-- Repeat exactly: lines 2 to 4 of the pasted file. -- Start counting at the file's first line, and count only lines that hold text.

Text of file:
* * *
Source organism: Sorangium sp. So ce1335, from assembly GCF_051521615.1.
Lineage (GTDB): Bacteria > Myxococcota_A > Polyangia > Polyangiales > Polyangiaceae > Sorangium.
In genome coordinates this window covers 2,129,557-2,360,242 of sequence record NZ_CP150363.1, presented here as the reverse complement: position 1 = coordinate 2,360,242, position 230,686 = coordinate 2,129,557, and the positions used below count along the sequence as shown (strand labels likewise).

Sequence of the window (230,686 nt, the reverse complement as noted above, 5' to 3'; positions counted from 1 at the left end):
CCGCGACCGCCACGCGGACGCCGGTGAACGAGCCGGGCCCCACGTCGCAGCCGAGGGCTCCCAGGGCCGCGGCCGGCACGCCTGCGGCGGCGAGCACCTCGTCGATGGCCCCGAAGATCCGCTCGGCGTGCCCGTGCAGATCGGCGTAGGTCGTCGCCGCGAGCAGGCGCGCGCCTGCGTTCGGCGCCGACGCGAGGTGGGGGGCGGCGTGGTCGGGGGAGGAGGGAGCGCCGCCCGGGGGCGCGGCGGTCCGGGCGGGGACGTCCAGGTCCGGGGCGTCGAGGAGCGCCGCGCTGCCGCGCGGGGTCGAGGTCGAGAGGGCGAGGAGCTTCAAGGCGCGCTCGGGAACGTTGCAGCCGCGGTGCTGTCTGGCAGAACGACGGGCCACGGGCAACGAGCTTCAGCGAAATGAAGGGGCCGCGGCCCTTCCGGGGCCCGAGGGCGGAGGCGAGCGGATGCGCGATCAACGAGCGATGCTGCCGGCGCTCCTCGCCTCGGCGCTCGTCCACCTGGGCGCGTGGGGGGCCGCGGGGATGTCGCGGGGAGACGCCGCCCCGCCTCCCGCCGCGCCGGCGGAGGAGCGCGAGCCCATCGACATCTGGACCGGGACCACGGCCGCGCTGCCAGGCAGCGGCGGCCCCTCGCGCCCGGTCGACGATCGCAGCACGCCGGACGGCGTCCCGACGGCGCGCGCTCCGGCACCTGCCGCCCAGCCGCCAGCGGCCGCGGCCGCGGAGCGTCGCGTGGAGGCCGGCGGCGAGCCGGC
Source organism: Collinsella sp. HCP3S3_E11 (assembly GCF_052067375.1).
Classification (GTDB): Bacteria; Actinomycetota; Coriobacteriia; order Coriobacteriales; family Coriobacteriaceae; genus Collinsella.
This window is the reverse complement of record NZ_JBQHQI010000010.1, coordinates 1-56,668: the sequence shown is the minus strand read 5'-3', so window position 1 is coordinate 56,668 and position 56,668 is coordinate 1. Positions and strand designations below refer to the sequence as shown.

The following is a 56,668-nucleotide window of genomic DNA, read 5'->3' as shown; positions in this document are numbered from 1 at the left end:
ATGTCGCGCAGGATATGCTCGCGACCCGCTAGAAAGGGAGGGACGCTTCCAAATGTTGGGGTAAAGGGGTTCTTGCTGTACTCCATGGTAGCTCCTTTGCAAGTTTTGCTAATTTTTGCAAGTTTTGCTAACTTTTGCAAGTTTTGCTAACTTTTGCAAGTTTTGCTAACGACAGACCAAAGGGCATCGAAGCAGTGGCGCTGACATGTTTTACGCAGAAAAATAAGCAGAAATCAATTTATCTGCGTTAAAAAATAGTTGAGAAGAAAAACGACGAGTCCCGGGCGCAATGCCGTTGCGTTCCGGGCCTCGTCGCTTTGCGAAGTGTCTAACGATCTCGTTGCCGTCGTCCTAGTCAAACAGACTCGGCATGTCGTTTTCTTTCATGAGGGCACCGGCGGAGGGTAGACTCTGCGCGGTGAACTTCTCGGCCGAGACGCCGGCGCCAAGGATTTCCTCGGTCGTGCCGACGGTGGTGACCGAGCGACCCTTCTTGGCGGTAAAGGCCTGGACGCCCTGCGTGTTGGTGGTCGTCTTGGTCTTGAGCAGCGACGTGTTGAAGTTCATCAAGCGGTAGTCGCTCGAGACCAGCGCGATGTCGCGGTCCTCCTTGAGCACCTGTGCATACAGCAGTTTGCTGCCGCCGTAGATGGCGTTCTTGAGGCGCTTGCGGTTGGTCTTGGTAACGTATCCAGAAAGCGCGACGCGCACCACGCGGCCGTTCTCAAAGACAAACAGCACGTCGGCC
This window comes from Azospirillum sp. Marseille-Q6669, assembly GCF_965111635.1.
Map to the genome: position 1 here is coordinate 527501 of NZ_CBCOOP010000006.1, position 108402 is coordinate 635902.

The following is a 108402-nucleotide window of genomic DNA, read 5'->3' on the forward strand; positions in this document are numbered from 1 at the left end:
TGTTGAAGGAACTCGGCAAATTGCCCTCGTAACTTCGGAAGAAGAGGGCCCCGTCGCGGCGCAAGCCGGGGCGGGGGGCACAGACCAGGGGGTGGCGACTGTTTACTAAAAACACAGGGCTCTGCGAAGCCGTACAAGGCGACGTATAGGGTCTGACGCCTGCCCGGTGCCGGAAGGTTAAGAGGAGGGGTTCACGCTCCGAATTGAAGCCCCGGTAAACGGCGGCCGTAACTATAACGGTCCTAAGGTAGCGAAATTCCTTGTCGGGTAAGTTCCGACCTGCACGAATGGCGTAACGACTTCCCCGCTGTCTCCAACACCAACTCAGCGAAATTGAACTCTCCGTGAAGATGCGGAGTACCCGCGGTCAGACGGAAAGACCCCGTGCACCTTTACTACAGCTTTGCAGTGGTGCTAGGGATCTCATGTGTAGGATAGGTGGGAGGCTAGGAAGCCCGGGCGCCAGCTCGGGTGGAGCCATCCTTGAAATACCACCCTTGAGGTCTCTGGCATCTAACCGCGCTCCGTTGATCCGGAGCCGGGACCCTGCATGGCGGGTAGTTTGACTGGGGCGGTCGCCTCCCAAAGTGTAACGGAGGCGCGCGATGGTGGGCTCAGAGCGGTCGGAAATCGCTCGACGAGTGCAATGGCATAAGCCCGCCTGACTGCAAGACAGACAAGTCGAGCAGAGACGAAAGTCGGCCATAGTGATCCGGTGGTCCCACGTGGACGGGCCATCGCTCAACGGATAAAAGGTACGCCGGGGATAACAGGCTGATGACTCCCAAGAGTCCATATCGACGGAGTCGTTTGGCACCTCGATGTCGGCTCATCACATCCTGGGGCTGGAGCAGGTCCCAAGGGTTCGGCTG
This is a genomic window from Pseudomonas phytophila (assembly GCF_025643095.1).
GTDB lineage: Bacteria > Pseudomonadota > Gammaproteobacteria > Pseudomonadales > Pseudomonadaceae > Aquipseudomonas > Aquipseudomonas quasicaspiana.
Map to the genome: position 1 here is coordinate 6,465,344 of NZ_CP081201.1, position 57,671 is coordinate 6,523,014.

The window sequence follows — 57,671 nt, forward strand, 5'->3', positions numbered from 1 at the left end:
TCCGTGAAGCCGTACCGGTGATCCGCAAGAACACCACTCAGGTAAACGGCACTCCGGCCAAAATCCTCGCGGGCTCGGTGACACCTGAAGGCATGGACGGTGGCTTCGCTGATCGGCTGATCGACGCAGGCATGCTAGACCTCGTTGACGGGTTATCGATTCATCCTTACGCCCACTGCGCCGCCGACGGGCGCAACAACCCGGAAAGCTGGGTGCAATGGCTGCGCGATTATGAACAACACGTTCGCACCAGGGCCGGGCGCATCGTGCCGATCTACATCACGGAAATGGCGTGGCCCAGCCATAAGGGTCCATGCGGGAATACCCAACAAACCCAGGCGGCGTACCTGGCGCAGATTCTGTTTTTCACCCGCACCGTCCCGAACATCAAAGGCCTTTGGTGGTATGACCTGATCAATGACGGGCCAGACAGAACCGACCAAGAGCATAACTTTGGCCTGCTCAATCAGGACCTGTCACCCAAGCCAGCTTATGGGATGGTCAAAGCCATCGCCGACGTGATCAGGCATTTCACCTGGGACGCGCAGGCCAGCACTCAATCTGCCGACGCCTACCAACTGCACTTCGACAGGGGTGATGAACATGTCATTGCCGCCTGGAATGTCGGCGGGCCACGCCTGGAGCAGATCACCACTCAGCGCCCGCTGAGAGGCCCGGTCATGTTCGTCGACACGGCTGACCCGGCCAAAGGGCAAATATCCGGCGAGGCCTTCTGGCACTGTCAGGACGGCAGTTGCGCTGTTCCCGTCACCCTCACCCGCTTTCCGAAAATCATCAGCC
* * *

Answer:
Lineage (GTDB): Bacteria > Myxococcota_A > Polyangia > Polyangiales > Polyangiaceae > Sorangium.
In genome coordinates this window covers 2,129,557-2,360,242 of sequence record NZ_CP150363.1, presented here as the reverse complement: position 1 = coordinate 2,360,242, position 230,686 = coordinate 2,129,557, and the positions used below count along the sequence as shown (strand labels likewise).

Sequence of the window (230,686 nt, the reverse complement as noted above, 5' to 3'; positions counted from 1 at the left end):